That's Show Business!

These last few weeks have been rather hectic, particularly if you're an editor visiting exhibitions for the converting and package printing industry. In fact, over the past 30 years covering this industry, I don't recall ever having so many shows so closely scheduled. But that's show business, I guess.

Earlier this fall, I reported on Labelexpo, held September 9-12 in Rosemont, IL. Following on its heels was SuperCorr Expo on September 22-26. More recently, Graph Expo was staged on October 26-29 at McCormick Place. But the coup de grâce (oh, my aching feet!) undoubtedly was Pack Expo, Process Expo, and Converting & Package Printing (CPP) Expo — all of which were co-located, once again at McCormick Place, on November 9-13.

Inside the span of just three months, this show list represents only the tip of the iceberg. There's a whole slew of other shows, some of which are redundant, in varying sizes that will be held next year in the US, such as Graphics of the Americas, uv.eb WEST, PRINT 09 co-located with the new Flexographic Technical Assn.-sponsored PackPrint, Converting/Materials/Machinery (CMM) Exposition, and NPE2009, just to name a few. Then there are the European shows, including Drupa (this past April), in 2009 Grafitalia/Converflex, International Converting Exhibition (ICE), and Labelexpo Europe. And let's not forget any number of international shows that have replicated themselves all over the world.

Why are so many shows serving our industry? My guess is because the paper, film, foil, and paperboard converting industry in itself is quite horizontal, comprised of several very vertical businesses that are quite diverse in nature. It took a while for show organizers to figure this out, but once they did — oh, boy, the race was on to niche our once fairly cohesive industry into many smaller vertical shows.

And the exhibitors all signed up for booths at multiple, frequently overlapping, shows — albeit begrudgingly in many cases — so you could see their product offerings. Each new show promised a targeted audience with hopefully new faces and new selling opportunities.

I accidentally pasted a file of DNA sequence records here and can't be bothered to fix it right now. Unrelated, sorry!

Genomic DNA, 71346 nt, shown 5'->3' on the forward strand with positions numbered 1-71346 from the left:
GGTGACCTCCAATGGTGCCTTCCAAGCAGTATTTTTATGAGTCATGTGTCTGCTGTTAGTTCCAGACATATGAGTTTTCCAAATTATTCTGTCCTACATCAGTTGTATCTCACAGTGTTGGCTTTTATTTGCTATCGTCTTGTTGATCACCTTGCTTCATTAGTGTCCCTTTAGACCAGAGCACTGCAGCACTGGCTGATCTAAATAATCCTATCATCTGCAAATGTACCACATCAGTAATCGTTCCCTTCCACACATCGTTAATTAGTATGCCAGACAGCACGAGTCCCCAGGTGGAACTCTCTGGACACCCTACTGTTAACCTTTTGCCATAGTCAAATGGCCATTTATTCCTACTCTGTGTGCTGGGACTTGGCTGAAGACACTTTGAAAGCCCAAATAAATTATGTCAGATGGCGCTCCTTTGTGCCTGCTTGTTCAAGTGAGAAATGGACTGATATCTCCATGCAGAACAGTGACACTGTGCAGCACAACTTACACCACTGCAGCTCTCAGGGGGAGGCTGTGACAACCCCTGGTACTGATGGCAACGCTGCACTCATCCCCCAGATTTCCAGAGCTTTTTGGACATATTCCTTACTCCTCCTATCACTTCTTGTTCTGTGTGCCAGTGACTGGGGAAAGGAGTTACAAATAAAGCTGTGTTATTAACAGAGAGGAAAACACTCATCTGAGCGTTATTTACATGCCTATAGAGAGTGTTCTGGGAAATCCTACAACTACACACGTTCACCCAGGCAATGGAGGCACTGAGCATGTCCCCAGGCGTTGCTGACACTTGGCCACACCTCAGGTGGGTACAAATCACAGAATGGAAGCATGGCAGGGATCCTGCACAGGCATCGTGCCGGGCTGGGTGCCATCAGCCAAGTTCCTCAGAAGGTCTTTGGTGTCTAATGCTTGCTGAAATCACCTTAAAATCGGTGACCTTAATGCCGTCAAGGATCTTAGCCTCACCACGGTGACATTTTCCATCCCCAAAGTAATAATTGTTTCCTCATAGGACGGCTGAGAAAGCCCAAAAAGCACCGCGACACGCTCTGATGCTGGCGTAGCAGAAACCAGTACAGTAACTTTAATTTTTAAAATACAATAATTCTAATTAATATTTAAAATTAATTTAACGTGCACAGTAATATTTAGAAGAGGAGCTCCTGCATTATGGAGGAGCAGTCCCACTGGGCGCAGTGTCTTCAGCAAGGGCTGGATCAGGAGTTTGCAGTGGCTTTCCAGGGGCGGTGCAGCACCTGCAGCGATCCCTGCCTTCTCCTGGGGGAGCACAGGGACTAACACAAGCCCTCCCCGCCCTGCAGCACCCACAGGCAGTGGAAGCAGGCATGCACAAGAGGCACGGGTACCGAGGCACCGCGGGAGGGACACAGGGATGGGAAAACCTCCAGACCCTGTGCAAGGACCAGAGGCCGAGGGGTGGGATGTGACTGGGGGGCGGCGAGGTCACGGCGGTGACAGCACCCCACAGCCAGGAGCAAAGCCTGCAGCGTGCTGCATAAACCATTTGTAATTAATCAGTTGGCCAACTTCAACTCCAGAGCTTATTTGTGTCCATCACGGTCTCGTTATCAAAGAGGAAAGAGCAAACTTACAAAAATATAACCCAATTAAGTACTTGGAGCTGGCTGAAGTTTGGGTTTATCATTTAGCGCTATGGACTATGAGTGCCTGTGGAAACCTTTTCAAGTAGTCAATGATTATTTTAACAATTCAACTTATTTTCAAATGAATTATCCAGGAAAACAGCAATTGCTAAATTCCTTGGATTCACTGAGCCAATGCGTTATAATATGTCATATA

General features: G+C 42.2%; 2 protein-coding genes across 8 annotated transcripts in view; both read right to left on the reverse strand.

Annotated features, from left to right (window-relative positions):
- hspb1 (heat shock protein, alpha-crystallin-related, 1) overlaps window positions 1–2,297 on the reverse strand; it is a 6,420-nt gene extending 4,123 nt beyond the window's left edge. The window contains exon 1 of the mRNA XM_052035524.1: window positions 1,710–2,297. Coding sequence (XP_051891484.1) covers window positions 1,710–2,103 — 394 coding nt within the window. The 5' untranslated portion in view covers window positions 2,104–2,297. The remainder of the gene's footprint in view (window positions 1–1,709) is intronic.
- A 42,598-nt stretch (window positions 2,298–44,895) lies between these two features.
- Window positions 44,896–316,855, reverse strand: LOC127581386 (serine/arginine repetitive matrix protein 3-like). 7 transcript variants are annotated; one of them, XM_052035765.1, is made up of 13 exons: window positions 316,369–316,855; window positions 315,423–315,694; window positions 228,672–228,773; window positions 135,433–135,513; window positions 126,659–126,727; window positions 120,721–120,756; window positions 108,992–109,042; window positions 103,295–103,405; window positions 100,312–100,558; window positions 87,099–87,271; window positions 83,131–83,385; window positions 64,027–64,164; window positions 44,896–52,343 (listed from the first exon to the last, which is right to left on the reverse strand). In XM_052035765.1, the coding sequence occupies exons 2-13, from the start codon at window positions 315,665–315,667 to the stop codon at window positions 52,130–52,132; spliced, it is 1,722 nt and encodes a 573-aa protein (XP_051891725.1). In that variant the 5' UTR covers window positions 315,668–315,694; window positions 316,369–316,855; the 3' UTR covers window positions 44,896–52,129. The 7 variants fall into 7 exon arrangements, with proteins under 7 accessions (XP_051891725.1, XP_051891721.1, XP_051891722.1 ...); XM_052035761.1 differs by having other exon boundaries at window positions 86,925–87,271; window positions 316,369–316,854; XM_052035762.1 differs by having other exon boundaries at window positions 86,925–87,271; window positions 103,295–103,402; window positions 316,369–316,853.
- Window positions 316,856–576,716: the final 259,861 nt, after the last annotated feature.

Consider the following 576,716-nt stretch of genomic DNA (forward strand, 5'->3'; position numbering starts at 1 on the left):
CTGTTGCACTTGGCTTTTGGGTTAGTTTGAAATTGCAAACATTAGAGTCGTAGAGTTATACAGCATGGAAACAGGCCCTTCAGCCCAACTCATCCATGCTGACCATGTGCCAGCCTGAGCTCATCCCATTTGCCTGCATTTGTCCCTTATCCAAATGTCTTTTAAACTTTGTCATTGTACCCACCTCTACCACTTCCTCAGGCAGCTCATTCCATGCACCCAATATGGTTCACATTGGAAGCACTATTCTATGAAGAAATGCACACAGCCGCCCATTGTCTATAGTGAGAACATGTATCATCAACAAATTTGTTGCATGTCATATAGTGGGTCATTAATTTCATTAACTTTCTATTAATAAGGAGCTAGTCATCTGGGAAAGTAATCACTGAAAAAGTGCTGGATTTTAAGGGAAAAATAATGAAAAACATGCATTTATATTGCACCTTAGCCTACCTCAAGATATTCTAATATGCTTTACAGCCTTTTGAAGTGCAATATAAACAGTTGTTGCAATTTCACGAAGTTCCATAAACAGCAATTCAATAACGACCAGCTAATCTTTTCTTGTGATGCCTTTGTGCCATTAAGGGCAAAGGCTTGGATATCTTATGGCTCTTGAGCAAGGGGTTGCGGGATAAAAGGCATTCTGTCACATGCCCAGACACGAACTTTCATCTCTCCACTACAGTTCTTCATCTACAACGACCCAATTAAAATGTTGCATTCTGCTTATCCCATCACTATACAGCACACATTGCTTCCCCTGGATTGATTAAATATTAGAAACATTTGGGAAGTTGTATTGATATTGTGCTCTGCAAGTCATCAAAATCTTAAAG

Mind you, I have no grudge against any company — show business or any other type of business — for seizing upon an opportunity to make money. After all, isn't this what constitutes the very basis of American capitalism? So what's really at the heart of why there are so many shows is simply that it's profitable!

When one show loses it appealing flavor, it seems a new flavor pops up, in turn only to be replaced by yet a newer flavor that isn't necessarily any better than the last one, but it's new, so exhibitors try it. They're hoping for more new faces and new sales opportunities. And the show companies? They make money too.

After visiting with a number of exhibitors over the course of these past few months, I keep hearing what has become a static complaint. They feel there are too many shows. Okay, but who started this show craze, the exhibitors, the show companies, or the attendees who frequent the shows? Perhaps it's a bit like asking which came first, the chicken or the egg, but why does any show die, barely survive, or thrive?

Ultimately, I believe the success of any show hinges on the enthusiasm of the exhibitors that invest in a successful show with working equipment to attract similarly enthusiastic buyers. But what's more important is the interest of the visiting attendees. When your enthusiasm wanes, a show will die. But it's my guess that a new one will pop up to replace it, and the same exhibitors will support it. Seems like a never-ending Catch 22, doesn't it?

So what do you think? How do you decide which shows serve your needs? Would one behemoth show along the lines of a quadrennially held US-based Drupa show serve your needs as well or better than a number of niche or redundant shows? I really want to hear from you!

My friends call me…

What do you think makes a show successful? Write to me at yolanda.simonsis@penton.com.


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